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Tit. i.

PROMPTITUDE or alacrity is that which excites us to act with a ready and willing spirit. Psal. i. 2. "whose delight is in the law of Jehovah." xl. 8. "I delight to do thy will, O my God; yea, thy law is within my heart." cx. 3. "thy people shall be willing." Prov. xxi. 15. "it is joy to the just to do judgement." 2 Cor. viii. 12. "if there be first a willing mind, it is accepted according to that a man hath-." ix. 7. "God loveth a cheerful giver."

Its opposites are, first, precipitancy. will follow thee whithersoever thou goest."

Matt. viii. 19. "I

Secondly, a forced and not spontaneous discharge of duty.

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Deut. xxviii. 47. "because thou servedst not Jehovah thy God with joyfulness, and with gladness of heart." 2 Cor. ix. 7. "not grudgingly, or of necessity.' Gal. vi. 9. "let us not be weary in well doing, for in due season we shall reap, if we faint not." 2 Thess. iii. 13. "be not weary in well doing." Heb. V. 11. " ye are dull of hearing.' xii. 3. "consider him that endured such contradiction of sinners against himself, lest ye be wearied and faint in your minds." v. 12. "lift up the hands which hang down, and the feeble knees." 1 Pet. v. 2. "not by constraint, but willingly."

CONSTANCY is that virtue whereby we persevere in a determination to do right, from which nothing can divert us. Psal. cxix. 44, 45. "I shall keep thy law continually for ever and ever; and I will walk at liberty." v. 51. "the proud have had me greatly in derision, yet have I not declined from thy law." v. 61. "the bands of the wicked have robbed me, but I have not forgotten thy law." v. 95. "the wicked have

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waited for me to destroy me, but I will consider thy testimonies." v. 110. "the wicked have laid a snare for me, yet I erred not from thy precepts." v. 112. "I have inclined mine heart to perform thy statutes alway, even unto the end." v. 157. many are my persecutors and mine enemies; yet do I not decline from thy testimonies." Eccles. vii. 14. "in the day of prosperity be joyful; but in the day of adversity consider." Matt. xxiv. 13. "he that shall endure to the end, the same shall be saved." 2 Cor. vi. 4, &c. "in all things approving ourselves as the ministers of God, in much patience, in afflictions, in necessities, in distresses-." viii. 11. "now therefore perform the doing of it, that as there was a readiness to will, so there may be a performance also out of that which ye have."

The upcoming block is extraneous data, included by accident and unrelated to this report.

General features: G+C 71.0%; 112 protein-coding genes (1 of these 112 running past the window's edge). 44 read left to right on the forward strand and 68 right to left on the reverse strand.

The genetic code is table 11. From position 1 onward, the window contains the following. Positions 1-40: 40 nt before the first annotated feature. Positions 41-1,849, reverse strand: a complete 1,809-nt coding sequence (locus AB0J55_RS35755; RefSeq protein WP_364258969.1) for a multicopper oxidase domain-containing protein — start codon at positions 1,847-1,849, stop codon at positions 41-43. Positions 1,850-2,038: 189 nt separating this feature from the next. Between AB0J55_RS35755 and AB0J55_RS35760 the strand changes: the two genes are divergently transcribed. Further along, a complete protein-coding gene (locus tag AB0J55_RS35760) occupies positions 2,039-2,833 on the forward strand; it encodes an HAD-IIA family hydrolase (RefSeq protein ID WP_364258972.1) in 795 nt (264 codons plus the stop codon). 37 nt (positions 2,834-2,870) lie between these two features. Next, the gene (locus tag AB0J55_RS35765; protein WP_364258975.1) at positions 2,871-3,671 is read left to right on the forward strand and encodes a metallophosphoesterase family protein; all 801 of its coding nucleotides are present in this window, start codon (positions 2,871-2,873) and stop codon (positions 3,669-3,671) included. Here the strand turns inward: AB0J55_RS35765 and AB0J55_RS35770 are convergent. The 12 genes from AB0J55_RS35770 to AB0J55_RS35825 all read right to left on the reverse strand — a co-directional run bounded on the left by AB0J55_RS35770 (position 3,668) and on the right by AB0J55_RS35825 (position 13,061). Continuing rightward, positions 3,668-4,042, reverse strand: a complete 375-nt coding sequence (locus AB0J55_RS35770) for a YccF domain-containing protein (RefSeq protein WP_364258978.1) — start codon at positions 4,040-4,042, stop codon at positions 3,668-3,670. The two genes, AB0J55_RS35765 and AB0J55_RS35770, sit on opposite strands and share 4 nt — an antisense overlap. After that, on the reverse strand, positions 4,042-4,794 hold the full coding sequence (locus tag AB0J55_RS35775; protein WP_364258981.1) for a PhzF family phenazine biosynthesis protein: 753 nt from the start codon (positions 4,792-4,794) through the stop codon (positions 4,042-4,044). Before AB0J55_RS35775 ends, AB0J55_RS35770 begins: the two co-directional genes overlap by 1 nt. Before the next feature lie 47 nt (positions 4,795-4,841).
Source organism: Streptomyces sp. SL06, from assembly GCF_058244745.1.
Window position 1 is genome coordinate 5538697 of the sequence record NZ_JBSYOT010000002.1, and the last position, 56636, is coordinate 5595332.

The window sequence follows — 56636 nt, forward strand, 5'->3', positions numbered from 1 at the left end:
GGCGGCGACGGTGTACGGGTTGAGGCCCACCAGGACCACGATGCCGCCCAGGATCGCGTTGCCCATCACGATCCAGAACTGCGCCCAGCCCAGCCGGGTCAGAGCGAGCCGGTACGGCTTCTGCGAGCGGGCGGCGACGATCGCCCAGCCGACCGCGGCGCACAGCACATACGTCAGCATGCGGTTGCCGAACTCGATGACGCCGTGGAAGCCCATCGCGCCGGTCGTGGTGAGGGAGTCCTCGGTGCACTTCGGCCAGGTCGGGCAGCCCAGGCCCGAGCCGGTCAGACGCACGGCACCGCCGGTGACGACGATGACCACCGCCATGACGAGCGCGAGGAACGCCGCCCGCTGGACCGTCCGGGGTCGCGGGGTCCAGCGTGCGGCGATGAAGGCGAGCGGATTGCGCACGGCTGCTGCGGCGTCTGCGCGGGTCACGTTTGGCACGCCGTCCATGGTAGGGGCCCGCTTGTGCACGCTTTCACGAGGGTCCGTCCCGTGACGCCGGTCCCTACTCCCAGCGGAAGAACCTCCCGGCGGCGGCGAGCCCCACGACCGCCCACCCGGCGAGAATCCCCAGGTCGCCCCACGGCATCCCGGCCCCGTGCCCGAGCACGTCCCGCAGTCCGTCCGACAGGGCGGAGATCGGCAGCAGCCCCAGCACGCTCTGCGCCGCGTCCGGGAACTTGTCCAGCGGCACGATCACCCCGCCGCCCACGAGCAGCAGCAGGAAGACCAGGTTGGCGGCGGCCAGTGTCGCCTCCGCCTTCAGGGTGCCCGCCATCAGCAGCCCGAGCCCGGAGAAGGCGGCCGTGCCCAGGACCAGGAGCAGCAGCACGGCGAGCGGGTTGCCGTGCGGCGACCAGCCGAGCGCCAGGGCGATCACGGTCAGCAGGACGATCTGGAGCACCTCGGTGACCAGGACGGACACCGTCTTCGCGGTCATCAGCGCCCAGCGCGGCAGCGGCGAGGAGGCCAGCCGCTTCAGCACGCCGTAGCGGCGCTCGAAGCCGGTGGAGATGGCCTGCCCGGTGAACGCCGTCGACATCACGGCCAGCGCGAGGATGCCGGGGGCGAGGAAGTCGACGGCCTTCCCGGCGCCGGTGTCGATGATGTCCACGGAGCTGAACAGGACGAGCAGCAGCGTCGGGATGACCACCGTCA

The opposites of these are, first, inconstancy. Jer. xxxiv. 8, &c. "after that the king Zedekiah had made a covenant with all the people.... to proclaim liberty unto them.... afterwards they turned and caused the servants and the handmaids whom they had let go free to return." v. 15, 16. “ye were now turned and had done right in my sight.... but ye turned and polluted my name." Luke ix. 62. " no man having put his hand to the plough, and looking back, is fit for the kingdom of God." Matt. xiii. 20.-22. "he heareth the word yet hath he not root in himself, but dureth for a while; VOL, V.


for when tribulation or persecution ariseth because of the word, by and by he is offended.... he heareth the word, and the care of this world and the deceitfulness of riches choke the word."

Secondly, obstinacy in error, or in a wrong purpose. Psal. xix. 13. "keep back thy servant also from presumptuous sins; let them not have dominion over me; then shall I be upright, and I shall be innocent from the great transgression.' Jer. ii. 35. "behold, I will plead with thee, because thou sayest, I have not sinned." Acts vii. 51. "ye stiff-necked, and uncircumcised in heart and ears, ye do always resist the Holy Ghost."


SPECIAL virtues are those which pertain only to a particular branch of our duty; namely, to our duty towards God, or towards man.